TBY talks to Şakir Ercan Gül, President of the Savings Deposit Insurance Fund (SDIF), on how the finance sector in Turkey was well prepared for the global financial crisis.
TBY In what practical ways is Turkey’s Savings Deposit Insurance Fund (SDIF) making progress in promoting domestic and international financial stability?
ŞAKIR ERCAN GÜL We experienced a banking crisis in 2001 in which 20% of the banking sector failed in terms of assets as well as deposits. The cost of bank restructuring was financed by Treasury borrowings, in much the same way as countries around the world have been bailing out their own financial systems of late. These losses then have to be recovered by a resolution agency, and the SDIF became an independent agency with this goal in 2004. Prior to this, from 1999, it was under the Banking Regulation and Supervision Agency (BRSA). Parliament then gave the SDIF some additional powers to speed up the resolution process and increase the recovery rate, especially from the claims and non-performing assets of majority shareholders. The SDIF is mainly working on follow-up actions on majority shareholders, and this is facilitated by the powers given to us by Parliament, entitling us to follow up on claims that the Treasury bore because of the 2001 crisis.
Has the SDIF had to adopt a more ruthless attitude when resolving asset claims?
We have conflicts with debtors; they want to pay less and we want to get as much as we can to maximize our recovery. The conflict is always there and we constantly face these kinds of problems. However, we don’t require the bank owners to pay back all the losses of a failed bank and all the costs that were incurred because of the 2001 crisis. We have to be reasonable, and act from a reasonable legal base, and that means we recover what directly caused the losses; i.e. the credit they borrowed from a bank. The other issue is that the SDIF’s mandate was not granted just after the crisis in 2001. In 2004 the SDIF became an independent authority, and just before that the government gave us additional powers to resolve non-performing assets. Due to the aging of assets, some of them lost their recoverability. They didn’t have enough strength, so we were unable to receive as much income as we could have due to delays in taking action. Now we have the legal mandate and institutional capacity to take action immediately.
Were the lessons learned in 2001 the reason why the Turkish financial sector was stable during the recent crisis?
Absolutely, we are now seeing the fruits of our labor. We were affected minimally in comparison with the US and Europe. If we hadn’t taken precautions in 2001, we would have been affected far more severely.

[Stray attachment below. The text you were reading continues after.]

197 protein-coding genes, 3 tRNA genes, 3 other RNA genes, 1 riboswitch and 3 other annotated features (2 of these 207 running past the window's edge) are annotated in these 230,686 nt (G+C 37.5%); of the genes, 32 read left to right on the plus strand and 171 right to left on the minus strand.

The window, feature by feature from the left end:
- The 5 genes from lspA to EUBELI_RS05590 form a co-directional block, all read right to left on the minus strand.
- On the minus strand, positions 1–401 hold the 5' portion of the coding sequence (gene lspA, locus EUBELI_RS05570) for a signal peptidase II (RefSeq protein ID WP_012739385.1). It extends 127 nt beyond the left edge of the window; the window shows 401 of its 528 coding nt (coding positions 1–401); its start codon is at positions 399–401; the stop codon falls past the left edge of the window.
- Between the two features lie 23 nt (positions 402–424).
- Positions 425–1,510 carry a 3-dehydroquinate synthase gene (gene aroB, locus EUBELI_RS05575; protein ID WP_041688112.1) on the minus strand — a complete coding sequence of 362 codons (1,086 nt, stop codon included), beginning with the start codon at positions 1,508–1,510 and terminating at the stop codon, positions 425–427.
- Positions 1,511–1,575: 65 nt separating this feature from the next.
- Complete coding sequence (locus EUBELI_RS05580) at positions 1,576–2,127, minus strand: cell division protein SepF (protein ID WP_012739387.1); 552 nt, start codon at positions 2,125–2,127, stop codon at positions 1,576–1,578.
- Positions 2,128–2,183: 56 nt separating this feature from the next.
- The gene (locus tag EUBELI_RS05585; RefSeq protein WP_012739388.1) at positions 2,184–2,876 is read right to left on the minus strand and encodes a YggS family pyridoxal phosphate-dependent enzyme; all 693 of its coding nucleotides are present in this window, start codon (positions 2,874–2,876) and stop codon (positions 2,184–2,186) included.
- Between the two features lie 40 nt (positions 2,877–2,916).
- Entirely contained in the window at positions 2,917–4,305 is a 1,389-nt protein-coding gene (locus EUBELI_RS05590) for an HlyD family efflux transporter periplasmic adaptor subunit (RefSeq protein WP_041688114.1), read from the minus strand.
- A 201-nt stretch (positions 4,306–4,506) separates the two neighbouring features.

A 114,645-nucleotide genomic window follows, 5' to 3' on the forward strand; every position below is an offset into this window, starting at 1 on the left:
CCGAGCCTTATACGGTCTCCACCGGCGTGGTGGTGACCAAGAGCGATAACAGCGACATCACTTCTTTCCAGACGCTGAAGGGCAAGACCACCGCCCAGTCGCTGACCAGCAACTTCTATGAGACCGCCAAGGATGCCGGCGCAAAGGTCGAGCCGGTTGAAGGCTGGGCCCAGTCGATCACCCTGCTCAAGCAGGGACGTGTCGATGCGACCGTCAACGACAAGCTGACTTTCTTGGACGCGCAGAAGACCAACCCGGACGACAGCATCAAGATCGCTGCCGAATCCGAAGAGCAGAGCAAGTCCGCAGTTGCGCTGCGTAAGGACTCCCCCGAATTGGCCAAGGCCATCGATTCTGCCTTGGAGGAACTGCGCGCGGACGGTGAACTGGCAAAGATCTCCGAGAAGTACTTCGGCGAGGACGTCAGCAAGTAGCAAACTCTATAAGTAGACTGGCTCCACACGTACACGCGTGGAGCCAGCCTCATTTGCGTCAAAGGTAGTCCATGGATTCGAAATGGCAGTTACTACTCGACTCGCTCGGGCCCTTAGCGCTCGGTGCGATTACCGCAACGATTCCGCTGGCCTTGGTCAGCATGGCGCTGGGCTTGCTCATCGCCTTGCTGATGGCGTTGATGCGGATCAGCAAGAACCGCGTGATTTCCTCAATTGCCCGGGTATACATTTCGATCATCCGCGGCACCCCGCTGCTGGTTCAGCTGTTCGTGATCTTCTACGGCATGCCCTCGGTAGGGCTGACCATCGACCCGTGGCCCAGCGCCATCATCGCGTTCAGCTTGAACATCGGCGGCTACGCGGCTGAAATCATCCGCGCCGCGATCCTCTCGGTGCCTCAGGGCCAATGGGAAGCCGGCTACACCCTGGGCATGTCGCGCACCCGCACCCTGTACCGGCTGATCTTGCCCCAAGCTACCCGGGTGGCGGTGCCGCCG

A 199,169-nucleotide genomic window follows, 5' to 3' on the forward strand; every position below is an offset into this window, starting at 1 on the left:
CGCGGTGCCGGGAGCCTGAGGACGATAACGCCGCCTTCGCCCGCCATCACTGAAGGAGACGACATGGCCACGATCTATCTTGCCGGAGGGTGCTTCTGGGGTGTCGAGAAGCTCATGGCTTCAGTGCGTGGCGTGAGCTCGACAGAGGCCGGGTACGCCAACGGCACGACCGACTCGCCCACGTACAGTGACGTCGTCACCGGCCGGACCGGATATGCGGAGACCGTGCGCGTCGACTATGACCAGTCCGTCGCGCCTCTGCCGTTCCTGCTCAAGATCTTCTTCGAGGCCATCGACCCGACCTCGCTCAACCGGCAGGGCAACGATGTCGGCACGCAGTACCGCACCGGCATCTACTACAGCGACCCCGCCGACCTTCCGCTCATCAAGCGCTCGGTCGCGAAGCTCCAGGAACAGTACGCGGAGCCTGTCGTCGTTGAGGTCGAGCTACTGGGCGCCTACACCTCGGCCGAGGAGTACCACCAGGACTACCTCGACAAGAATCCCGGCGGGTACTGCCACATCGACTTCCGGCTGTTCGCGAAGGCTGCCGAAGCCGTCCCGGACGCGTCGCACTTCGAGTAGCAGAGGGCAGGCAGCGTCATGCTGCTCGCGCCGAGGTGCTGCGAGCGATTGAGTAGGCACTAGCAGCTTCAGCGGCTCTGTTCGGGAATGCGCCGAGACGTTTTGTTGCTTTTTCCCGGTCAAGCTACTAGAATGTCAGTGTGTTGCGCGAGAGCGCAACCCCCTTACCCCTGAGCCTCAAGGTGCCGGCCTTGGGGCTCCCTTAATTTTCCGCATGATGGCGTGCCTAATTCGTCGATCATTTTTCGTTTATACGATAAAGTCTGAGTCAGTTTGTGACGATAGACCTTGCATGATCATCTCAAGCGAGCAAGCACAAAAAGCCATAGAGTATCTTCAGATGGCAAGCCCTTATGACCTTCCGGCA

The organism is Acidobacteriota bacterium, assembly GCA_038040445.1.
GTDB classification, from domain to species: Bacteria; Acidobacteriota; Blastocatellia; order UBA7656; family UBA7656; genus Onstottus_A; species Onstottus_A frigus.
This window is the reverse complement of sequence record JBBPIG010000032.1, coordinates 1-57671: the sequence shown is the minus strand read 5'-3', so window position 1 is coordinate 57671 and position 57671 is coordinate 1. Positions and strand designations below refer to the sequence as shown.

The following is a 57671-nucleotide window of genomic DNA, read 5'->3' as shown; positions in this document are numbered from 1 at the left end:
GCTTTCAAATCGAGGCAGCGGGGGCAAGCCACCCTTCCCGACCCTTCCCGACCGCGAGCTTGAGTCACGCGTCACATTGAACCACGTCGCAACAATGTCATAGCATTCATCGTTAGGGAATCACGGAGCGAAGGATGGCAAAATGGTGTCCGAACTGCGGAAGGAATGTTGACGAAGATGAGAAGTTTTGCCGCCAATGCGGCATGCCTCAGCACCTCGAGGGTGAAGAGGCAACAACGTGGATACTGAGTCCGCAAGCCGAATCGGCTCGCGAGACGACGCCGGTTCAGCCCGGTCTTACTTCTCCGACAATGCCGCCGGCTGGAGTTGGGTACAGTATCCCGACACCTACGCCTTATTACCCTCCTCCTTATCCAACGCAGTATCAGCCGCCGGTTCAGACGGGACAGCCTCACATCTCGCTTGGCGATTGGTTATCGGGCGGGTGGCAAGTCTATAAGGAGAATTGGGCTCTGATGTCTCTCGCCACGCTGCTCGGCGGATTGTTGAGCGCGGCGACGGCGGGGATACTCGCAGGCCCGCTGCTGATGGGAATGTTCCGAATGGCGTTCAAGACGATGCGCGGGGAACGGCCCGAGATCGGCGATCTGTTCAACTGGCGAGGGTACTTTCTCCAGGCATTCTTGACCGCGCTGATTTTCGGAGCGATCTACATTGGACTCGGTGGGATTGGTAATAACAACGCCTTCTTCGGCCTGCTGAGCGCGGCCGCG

The SDIF is dealing with the problems of the past in regards to its resolution activities. Is deposit insurance alone where the SDIF’s future activities lie?
After 2004, when we became independent from the BRSA, our mandate was focused on resolutions and insuring deposits. As you can see, our resolution activities are decreasing. As we sell off assets, we solve problems. Soon, we hope to finalize resolutions for two major ex-banks: Sümerbank and Etibank. After resolving the assets of these failed banks, our activities will be further reduced. However, after the 2001 crisis, we still continued our deposit insurance activities and we have improved greatly in this area. In 2009, for instance, we received the Deposit Insurer of the Year Award from the International Association of Deposit Insurers (IADI).
What is the current situation regarding the Birleşik Fon Bankası (BFB)?
This is the institution formerly called Bayındır Bank, under which we merged some of the failed banks in order to resolve those assets. Currently, this bank is handling leftover assets as well as the other liabilities that we have. Practically, BFB serves our resolution activities. For example, we cannot have the letters of credit of a failed bank on our SDIF books and we transferred those letters to BFB to deliver our obligations. We currently appoint the management, and they operate accordingly. At the end of the resolution activities of the BFB, its status will be assessed.
The Adabank tender had only one bidder, Bank Pozitif, owned by Israel’s Bank Hapoalim. What is your assessment of the tender process?
There were three banks seriously interested, including Standard Chartered and Bahrain’s BMI. Unfortunately, only Bank Hapoalim decided to bid and we were disappointed by this single bid. Deposit licenses are difficult to come by and are not being distributed by the BRSA. Adabank, as the owner of a license to operate a deposit bank, represents a good opportunity for a foreign bank to enter the market. For this reason, we are disappointed to have not seen more interest. For now, Adabank is the last bank to be sold; however, in the future BFB will also be looked at with a possible view to sell.
Coming back to deposit insurance, is the level of up to TL50,000 that you currently offer still warranted to ensure confidence in the banking system?
After the 2008 crisis most countries around the world increased their coverage; the US to $250,000 and the EU from a minimum of €20,000 to €50,000. At the end of 2010 every country had to make it a stable €100,000 all over Europe. However, the TL50,000 level of coverage is above the €20,000 that was the minimum requirement for EU regulators before the recent crisis. During the 2008 crisis we didn’t increase the level of coverage, and we haven’t seen any lack of confidence in the market as a result. The confidence of the public in the banking system is unwavering due to prudential regulation and the tight supervision of this sector.
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